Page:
Flies of Australia – the most annoying pest

Flies of Australia

House fly:

  • The house fly is the most common fly in Australia along with the blow fly
  • It is believed to have evolved in the Cenozoic era, possibly in the Middle East, and has spread all over the world as a commensal of humans.
  • Diseases carried by house flies include typhoid, cholera and dysentery. Other diseases carried by house flies include salmonella, anthrax and tuberculosis. House flies have also been known to transmit the eggs of parasitic worms

Blow fly:

  • The maggot larvae of the blow fly, often used as fishing bait, are known as gentles
  • Blow flies are the 2nd most common fly in Australia
  • They are metallic blue, green, or black in colour, and are noisy in flight
  • Adult blow flies feed on a variety of materials, but the larvae of most species are scavengers that live on carrion or dung. The adults lay their eggs on the carcasses of dead animals, and the larvae (maggots) feed on the decaying flesh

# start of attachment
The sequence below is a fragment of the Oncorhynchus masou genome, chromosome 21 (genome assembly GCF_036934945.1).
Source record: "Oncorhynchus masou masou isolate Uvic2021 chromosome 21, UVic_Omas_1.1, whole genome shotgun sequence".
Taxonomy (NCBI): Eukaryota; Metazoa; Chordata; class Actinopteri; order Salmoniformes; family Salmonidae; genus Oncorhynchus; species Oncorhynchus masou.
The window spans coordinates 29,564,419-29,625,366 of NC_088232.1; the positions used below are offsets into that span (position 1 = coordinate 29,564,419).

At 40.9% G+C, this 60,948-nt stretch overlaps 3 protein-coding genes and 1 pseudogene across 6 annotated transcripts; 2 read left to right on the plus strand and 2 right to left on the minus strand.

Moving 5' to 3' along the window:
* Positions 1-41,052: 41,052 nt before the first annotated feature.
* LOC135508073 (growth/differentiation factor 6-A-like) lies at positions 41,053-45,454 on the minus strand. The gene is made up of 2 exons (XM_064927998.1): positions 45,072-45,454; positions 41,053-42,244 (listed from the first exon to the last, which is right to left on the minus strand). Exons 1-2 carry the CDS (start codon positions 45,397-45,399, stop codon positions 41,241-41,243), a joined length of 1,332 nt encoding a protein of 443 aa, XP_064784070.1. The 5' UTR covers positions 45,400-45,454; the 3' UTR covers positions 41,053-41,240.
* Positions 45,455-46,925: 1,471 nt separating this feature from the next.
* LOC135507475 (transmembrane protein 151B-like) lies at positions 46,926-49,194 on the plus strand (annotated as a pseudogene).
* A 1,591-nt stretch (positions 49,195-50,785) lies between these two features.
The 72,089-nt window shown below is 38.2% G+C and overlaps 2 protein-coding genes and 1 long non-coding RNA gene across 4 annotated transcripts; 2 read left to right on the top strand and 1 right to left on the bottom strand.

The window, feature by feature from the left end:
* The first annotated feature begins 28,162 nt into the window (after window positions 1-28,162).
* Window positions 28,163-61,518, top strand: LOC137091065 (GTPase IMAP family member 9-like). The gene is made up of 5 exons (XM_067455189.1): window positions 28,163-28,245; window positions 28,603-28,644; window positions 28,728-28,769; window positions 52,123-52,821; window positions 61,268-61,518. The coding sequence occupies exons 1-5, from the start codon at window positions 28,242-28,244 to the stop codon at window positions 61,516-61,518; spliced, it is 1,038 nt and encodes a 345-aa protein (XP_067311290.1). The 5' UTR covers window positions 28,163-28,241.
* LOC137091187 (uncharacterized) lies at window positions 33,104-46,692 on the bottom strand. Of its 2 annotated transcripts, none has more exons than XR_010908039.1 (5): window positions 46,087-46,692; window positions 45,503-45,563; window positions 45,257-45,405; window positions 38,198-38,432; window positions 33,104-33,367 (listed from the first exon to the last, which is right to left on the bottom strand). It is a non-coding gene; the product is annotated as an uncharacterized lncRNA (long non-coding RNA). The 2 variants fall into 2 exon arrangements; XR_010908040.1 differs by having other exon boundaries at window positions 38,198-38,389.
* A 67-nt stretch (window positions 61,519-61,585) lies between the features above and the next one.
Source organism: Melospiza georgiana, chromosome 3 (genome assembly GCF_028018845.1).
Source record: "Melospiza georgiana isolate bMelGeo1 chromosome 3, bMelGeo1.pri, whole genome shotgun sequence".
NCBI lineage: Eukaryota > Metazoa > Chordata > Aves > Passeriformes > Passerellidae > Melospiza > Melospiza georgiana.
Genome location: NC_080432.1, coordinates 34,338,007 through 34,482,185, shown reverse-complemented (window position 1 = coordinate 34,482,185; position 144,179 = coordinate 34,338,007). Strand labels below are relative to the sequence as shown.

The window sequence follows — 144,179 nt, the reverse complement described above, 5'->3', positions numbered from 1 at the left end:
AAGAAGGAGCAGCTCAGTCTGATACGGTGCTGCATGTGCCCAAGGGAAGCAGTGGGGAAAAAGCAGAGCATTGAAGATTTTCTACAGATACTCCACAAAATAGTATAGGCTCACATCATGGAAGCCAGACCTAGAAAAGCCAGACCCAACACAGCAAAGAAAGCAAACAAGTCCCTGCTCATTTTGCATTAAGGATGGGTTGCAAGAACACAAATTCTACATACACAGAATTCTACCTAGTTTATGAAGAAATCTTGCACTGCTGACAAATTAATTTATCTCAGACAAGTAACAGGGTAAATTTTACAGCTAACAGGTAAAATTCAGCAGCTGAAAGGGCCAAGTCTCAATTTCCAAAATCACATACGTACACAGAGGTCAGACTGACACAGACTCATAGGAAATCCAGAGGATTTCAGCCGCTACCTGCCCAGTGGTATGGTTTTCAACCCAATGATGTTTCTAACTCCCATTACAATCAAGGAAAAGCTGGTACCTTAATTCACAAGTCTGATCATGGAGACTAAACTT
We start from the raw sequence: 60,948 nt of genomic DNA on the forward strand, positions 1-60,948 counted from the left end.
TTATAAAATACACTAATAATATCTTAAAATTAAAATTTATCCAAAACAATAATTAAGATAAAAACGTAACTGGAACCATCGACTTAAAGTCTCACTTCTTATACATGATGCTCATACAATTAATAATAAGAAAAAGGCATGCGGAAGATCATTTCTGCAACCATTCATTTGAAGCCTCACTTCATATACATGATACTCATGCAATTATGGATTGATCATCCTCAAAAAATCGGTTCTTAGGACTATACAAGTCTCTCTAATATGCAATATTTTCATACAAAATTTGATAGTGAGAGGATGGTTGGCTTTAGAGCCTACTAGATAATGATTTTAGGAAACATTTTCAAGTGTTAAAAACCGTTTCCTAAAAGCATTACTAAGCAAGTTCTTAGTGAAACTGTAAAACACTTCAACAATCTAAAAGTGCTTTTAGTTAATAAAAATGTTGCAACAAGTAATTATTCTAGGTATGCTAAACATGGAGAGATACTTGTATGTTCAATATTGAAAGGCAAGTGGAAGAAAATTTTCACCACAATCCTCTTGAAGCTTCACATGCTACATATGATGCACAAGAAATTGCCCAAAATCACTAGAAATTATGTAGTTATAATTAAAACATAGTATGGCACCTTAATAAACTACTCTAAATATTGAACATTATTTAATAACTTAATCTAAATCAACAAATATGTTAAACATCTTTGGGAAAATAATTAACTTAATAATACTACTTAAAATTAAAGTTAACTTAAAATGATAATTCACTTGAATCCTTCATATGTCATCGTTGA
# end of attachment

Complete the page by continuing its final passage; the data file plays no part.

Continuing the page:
Drain fly:

  • Drain flies, sink flies, filter flies, or sewer gnats are small true flies with short, hairy bodies and wings giving them a “furry” moth-like appearance, hence one of their common names “moth fly”.
  • There are more than 2600 described species worldwide, most of them native to the humid tropics.
  • These flies will be attracted to the fragrant liquid and drown

Flesh fly:

  • They differ from most flies in that they are ovoviviparous, opportunistically depositing hatched or hatching maggots instead of eggs on carrion, dung, decaying material, or open wounds of mammals, hence their common name
  • Adult flies do not bite but feed on a wide range of liquid substances
  • Flesh flies and their larvae are also known to eat decaying vegetable matter and excrement, and they may be found around compost piles and pit latrines
  • Maggots can infest and feed on the flesh of live animals and humans, a phenomenon known as “myiasis”
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